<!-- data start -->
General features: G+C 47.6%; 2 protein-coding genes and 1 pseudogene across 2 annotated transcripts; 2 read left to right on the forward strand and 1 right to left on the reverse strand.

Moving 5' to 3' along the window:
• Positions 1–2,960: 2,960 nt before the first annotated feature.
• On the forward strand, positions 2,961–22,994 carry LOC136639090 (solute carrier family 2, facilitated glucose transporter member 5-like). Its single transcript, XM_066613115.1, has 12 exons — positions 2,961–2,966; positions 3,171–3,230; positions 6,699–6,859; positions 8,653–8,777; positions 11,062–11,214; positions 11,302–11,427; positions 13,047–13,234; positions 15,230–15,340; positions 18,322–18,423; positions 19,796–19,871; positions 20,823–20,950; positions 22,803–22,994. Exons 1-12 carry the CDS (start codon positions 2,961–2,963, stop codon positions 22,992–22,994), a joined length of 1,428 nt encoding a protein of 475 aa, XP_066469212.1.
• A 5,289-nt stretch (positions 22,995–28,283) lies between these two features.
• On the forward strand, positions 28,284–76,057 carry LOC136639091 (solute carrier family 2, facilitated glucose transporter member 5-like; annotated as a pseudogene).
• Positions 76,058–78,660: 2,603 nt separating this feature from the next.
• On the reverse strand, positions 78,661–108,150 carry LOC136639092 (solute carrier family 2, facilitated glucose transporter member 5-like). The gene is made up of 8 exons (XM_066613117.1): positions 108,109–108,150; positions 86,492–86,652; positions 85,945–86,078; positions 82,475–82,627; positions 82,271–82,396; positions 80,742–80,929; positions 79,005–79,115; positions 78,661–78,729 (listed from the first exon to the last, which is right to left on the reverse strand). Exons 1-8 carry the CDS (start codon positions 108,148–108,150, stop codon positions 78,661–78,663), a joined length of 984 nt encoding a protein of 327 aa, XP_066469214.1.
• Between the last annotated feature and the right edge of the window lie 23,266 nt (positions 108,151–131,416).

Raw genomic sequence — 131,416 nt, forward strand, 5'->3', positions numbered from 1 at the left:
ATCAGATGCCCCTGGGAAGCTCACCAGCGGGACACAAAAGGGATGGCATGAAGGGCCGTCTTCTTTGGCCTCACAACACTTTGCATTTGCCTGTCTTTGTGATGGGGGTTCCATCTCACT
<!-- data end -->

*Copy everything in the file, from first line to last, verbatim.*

General features: G+C 47.6%; 2 protein-coding genes and 1 pseudogene across 2 annotated transcripts; 2 read left to right on the forward strand and 1 right to left on the reverse strand.

Moving 5' to 3' along the window:
• Positions 1–2,960: 2,960 nt before the first annotated feature.
• On the forward strand, positions 2,961–22,994 carry LOC136639090 (solute carrier family 2, facilitated glucose transporter member 5-like). Its single transcript, XM_066613115.1, has 12 exons — positions 2,961–2,966; positions 3,171–3,230; positions 6,699–6,859; positions 8,653–8,777; positions 11,062–11,214; positions 11,302–11,427; positions 13,047–13,234; positions 15,230–15,340; positions 18,322–18,423; positions 19,796–19,871; positions 20,823–20,950; positions 22,803–22,994. Exons 1-12 carry the CDS (start codon positions 2,961–2,963, stop codon positions 22,992–22,994), a joined length of 1,428 nt encoding a protein of 475 aa, XP_066469212.1.
• A 5,289-nt stretch (positions 22,995–28,283) lies between these two features.
• On the forward strand, positions 28,284–76,057 carry LOC136639091 (solute carrier family 2, facilitated glucose transporter member 5-like; annotated as a pseudogene).
• Positions 76,058–78,660: 2,603 nt separating this feature from the next.
• On the reverse strand, positions 78,661–108,150 carry LOC136639092 (solute carrier family 2, facilitated glucose transporter member 5-like). The gene is made up of 8 exons (XM_066613117.1): positions 108,109–108,150; positions 86,492–86,652; positions 85,945–86,078; positions 82,475–82,627; positions 82,271–82,396; positions 80,742–80,929; positions 79,005–79,115; positions 78,661–78,729 (listed from the first exon to the last, which is right to left on the reverse strand). Exons 1-8 carry the CDS (start codon positions 108,148–108,150, stop codon positions 78,661–78,663), a joined length of 984 nt encoding a protein of 327 aa, XP_066469214.1.
• Between the last annotated feature and the right edge of the window lie 23,266 nt (positions 108,151–131,416).

Raw genomic sequence — 131,416 nt, forward strand, 5'->3', positions numbered from 1 at the left:
ATCAGATGCCCCTGGGAAGCTCACCAGCGGGACACAAAAGGGATGGCATGAAGGGCCGTCTTCTTTGGCCTCACAACACTTTGCATTTGCCTGTCTTTGTGATGGGGGTTCCATCTCACT